The previous course had some great ideas (MVT and FTC). This course
"exploits" these ideas but Warning! this
course definitely has more lengthy and intricate computations than
Math 151. An outline of the major topics of Math 152 includes the
following:
Volumes by slicing: a pyramid A pyramid has a square base which is 10 feet on each side. The peak (vertex?) of the pyramid is 30 feet above the center of the square. Compute the volume of the pyramid. The approach here is to slice up the volume into simpler pieces, approximate the pieces, add up the approximations, take the limit, and recognize the result as a definite integral. Finally, compute the definite integral, which in this "toy" case will be straightforward. Here is what I did with more detail. The slices will be taken perpendicular to the axis of symmetry, which in this case is determined by a line segment from the center of the base square to the vertex of the pyramid.
 
 
 
Here if we look at a side view of the pyramid, and label "everything"
I hope you will see some similar triangles. If we consider the common
ratios of height/base, then
s/[30h]=(10)/(30) so that s=(1/3)([30h].
As I mentioned, you can (very roughly!) check this by looking at
the "extreme" values of h. When h=0 (the bottom) then s=(1/3)(30)=10,
which is certainly true. When h=30 (the top) then s=(1/3)(0)=0,
again true.
Therefore the volume becomes:
V=_{bottom}^{top}s^{2}dh=_{h=0}^{h=30}{(1/3)(30h)}^{2}dh.
We can compute this using FTC. Probably the most elementary way
is to write
{(1/3)(30h)}^{2}=(1/9)(90060h+h^{2}). Then
antidifferentiate, and the resulting value is
(1/9){900h(60/2)h^{2}+(1/3)h^{3}}]_{0}^{30}, and the h=0
term gives us nothing, and the h=30 term gives
(1/9){900·30(60/2)(30)^{2}+(1/3)(30)^{3}}
Another way to compute
{(1/3)(30h)}^{2}dh is to use the substitution
u=(1/3)(30h) so that du=(1/3)dh and 3du=dh. Then
{(1/3)(30h)}^{2}dh=(1/3)u^{2}du=(1/3){u^{3}/3}+C=
(1/3){((1/3)(30h))^{3}/3}+C. Wow!
The value of the definite integral is then
(1/3){((1/3)(30h))^{3}/3}]_{h=0}^{h=30} and now the h=30
part gives 0 while the h=0 part is ((1/3){((1/3)(30))^{3}/3}).
The two numerical results are the same! This is not at all
obvious to me.
Volumes by slicing: squares over a semicircle
A semicircular region in the xyplane is defined by taking the inside
of a circle of radius 5 centered at the origin which is in the
halfplane with y>=0. A solid has that region as base, and the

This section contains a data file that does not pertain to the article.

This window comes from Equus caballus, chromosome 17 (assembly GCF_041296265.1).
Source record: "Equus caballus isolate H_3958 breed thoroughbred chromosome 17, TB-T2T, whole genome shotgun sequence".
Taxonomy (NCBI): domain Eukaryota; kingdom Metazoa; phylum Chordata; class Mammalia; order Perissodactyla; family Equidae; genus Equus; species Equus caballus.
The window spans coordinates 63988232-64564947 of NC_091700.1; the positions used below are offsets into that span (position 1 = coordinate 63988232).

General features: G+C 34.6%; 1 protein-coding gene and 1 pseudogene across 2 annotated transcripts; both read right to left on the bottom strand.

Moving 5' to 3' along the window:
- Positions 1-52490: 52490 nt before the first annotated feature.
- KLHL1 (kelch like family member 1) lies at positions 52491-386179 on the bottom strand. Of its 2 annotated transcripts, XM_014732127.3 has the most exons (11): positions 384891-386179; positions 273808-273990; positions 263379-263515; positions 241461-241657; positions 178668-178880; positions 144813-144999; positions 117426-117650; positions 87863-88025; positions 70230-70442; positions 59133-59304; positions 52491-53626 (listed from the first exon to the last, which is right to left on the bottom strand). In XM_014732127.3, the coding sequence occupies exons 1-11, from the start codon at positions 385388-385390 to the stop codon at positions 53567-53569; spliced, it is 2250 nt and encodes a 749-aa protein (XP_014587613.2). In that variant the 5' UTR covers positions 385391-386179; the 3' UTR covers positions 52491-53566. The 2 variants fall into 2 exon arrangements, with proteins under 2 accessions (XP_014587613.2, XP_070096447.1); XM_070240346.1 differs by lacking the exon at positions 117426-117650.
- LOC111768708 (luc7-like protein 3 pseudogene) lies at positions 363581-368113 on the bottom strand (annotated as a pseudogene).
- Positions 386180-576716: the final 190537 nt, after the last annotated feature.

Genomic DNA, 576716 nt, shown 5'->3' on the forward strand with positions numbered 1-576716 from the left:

crosssections of the solid which are perpendicular to the xaxis are
squares, with one side of the square on the xyplane.
Compute the volume of the solid.
Here is a picture of the base of the solid. The boundary of the base
is the "upper" half of a circle of radius 5 centered at (0,0) and a
line segment whose endpoints are (5,0) and (5,0). The heavy green line segment is a side of a square perpendicular to the xyplane and this square will be part of the solid.  
Here is an oblique (tilted) view of the base which also shows the square slice by a plane perpendicular to the base. As the line segment in the base moves from the left to the right, the square slice changes in size, from very small to large to very small.  
Now this is my attempt to "sketch" a picture of the whole solid in
space. I have tried also to show the edges of a few representative
square slices perpendicular to the xaxis.
As I mentioned in class, the volume of this solid turns out to be quite computable even though a sketch of it is, to me, difficult. I asked in class how many flat sides this object had and I was told that it had two flat sides and two curvy sides. Clear? Not very ... 
I would like to write everything in terms of x. Well, the bounds on the integral, left and right, are determined by the values of x, and these are 5 and 5 (the semicircle). What about s? The semicircle is part of a circle of radius 5 centered at (0,0), and the circle is describe algebraically by x^{2}+y^{2}=5^{2}. If you look at the first picture of the base, you should see that the square side, s, is actually the distance from the xaxis to the upper semicircle, and this distance is y with y>=0. So x^{2}+y^{2}=5^{2} becomes y^{2}=5^{2}x^{2} and y=+/sqrt(5^{2}x^{2}). We take the + sign because we need the upper semicircle, so s=sqrt(5^{2}x^{2}).
V=
_{left}^{right}s^{2}dx=
_{x=5}^{x=5}sqrt(5^{2}x^{2})^{2}dx.
The square root is canceled by the squaring, and we compute:
_{x=5}^{x=5}5^{2}x^{2} dx=
5^{2}x(1/3)x^{3}]_{x=5}^{x=5}=2(5^{3}(1/3)5^{3}).
Unless you bribe me or we need the result in some other form, I
won't "simplify" and you may do the same. Remember, every time you
touch some piece of arithmetic, there is some chance of breaking it
and getting the wrong result. So don't touch it if you don't need
to!
Volumes by slicing: triangles over a semicircle
A semicircular region in the xyplane is defined by taking the inside
of a circle of radius 5 centered at the origin which is in the
halfplane with y>=0. A solid has that region as base, and the
crosssections of the solid which are perpendicular to the yaxis are
isoceles right triangles with the hypotenuse of the triangle on the xyplane.
Compute the volume of the solid.
The base is the same region in the plane, with its boundary being
the "upper" half of a circle of radius 5 centered at (0,0) and a